Toward a Psychology of Being (英语) 精装 – 1998年11月23日
ABRAHAM H. MASLOW, PhD (1908-70), was born in Brooklyn, New York, and educated at the City College of New York and the University of Wisconsin. Before assuming his post as Chairman of the Department of Psychology at Brandeis University in 1951, he taught for fourteen years at Brooklyn College. Dr. Maslow also served as President of the American Psychological Association from 1967-68.
A LARGER JURISDICTION FOR PSYCHOLOGY.
Introduction: Toward a Psychology of Health.
What Psychology Can Learn from the Existentialists.
GROWTH AND MOTIVATION.
Deficiency Motivation and Growth Motivation.
Defense and Growth.
The Need to Know and the Fear of Knowing.
GROWTH AND COGNITION.
Cognition of Being in the Peak-Experiences.
Peak-Experiences as Acute Identity-Experiences.
Some Dangers of Being-Cognition.
Resistance to Being Rubricized.
Creativity in Self-Actualizing People.
Psychological Data and Human Values.
Values, Growth, and Health.
Health as Transcendence of Environment.
Some Basic Propositions of a Growth and Self-Actualization Psychology.
pathology of the mind and rather reflects on our positives. Our ability to give love, support and nurturing and the positives of
steering away from either/or and having an attitude of that AND this. Suggesting that cooperation is infinitely better than the duality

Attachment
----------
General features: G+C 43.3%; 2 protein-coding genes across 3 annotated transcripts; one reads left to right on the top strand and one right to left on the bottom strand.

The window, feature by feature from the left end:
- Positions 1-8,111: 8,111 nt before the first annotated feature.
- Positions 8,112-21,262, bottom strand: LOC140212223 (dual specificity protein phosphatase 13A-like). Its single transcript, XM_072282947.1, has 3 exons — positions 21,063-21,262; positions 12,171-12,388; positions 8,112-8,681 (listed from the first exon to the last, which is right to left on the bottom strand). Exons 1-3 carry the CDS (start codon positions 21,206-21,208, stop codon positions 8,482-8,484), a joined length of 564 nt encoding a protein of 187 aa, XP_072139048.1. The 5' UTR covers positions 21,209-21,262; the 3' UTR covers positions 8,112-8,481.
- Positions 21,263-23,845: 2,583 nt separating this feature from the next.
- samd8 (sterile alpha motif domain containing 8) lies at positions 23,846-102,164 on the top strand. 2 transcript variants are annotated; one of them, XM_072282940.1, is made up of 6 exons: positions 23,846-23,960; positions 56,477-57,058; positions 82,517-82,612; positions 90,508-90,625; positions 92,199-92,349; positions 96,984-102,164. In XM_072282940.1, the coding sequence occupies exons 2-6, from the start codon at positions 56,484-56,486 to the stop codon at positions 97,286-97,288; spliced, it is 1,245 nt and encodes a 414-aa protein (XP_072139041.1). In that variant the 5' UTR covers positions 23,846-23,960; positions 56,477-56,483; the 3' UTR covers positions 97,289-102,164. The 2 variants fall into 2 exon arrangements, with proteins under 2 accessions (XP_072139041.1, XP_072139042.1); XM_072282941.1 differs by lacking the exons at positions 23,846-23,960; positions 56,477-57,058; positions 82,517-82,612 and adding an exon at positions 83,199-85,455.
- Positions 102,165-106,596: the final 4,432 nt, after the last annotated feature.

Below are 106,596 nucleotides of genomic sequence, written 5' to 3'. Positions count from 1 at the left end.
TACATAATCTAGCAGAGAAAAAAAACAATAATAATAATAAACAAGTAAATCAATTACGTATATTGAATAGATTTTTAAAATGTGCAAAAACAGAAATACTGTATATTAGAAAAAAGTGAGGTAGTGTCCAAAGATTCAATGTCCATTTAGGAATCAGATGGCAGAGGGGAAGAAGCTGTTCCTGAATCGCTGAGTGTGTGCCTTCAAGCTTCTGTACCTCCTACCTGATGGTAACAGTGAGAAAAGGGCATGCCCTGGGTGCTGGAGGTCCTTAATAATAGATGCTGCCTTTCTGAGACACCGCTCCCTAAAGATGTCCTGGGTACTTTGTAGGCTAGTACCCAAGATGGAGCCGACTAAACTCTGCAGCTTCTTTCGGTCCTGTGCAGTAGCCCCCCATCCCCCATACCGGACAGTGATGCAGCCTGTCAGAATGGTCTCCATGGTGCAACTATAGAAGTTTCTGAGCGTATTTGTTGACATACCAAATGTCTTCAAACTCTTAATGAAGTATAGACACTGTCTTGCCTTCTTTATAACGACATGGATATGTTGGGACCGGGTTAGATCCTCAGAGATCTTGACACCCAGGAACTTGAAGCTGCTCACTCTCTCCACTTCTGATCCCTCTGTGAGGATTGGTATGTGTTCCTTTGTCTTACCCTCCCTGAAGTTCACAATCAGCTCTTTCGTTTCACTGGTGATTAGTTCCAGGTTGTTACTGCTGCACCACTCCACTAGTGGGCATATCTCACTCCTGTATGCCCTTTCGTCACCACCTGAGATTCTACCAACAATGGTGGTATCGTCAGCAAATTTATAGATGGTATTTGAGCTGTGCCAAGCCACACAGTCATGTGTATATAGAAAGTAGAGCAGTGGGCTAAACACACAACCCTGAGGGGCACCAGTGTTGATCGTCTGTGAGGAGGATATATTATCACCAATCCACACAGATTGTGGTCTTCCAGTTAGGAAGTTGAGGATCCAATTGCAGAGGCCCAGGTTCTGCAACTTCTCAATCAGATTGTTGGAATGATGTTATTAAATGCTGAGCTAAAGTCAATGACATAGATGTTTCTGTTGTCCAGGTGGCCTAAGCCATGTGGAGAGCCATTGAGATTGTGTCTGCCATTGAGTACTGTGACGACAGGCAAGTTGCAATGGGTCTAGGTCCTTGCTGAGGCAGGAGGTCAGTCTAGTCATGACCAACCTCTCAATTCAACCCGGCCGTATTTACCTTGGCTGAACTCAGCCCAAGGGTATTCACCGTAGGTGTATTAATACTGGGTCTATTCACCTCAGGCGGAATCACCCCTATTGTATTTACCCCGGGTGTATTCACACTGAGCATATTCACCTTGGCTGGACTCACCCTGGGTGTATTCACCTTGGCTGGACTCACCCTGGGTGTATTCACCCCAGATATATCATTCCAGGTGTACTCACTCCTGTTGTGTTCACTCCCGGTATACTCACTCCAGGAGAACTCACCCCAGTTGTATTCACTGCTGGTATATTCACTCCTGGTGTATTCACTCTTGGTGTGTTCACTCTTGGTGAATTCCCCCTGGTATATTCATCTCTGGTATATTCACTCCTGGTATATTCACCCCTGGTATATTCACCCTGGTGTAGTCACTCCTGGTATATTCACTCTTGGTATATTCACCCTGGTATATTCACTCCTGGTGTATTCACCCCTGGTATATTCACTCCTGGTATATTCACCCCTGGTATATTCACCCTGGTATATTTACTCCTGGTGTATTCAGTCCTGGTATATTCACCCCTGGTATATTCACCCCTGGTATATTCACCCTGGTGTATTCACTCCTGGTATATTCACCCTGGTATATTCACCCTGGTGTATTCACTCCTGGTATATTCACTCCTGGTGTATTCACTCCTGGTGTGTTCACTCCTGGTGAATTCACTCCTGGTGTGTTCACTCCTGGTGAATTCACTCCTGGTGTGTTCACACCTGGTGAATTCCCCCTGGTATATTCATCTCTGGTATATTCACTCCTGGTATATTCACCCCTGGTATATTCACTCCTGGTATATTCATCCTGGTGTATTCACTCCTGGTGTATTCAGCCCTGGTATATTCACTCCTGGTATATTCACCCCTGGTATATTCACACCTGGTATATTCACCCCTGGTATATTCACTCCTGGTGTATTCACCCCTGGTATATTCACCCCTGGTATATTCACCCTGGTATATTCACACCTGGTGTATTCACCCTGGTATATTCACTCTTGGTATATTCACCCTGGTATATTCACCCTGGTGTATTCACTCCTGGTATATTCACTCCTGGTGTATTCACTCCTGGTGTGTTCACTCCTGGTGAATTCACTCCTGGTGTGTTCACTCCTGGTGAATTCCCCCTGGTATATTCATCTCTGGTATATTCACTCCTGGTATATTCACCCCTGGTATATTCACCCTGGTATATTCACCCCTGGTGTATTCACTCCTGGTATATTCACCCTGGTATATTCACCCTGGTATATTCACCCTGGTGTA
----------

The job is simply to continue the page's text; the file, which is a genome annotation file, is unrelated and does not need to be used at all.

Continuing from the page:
that many of us practice. You will come away with a new way of looking at things and a refreshing look at new attitudes with whatever
you deal with. Relationships with others leads the pack.
Amazon is refunding my money. I will purchase the John Wiley & Sons third edition, and be more careful to research book editions in the future. I gave it two stars in case these things don't matter to you.
The best way i can think of to describe this book is that it is life-affirming. By that, i mean that Maslow recognizes that we have legitimate needs that must be met in order to be a healthy, growing person - he affirms the legitimacy of these needs, that repressing them can lead to becoming neurotic but meeting them in a healthy manner can enable one to self-actualize. I've underlined something on just about every page. He affirms "that our deepest needs are not, in themselves, dangerous or evil or bad," (p. 122) which he compares with "a special tendency in Western culture...to assume that these instinctoid needs of the human being, his so-called animal nature, are bad or evil. As a consequence, many cultural institutions are set up for the express purpose of controlling, inhibiting, suppressing, and repressing this original nature of man," (p. 126). The book gives a good understanding of what it means "to become more fully human," (127). I thoroughly enjoyed reading this and felt like it was very therapeutic to do so.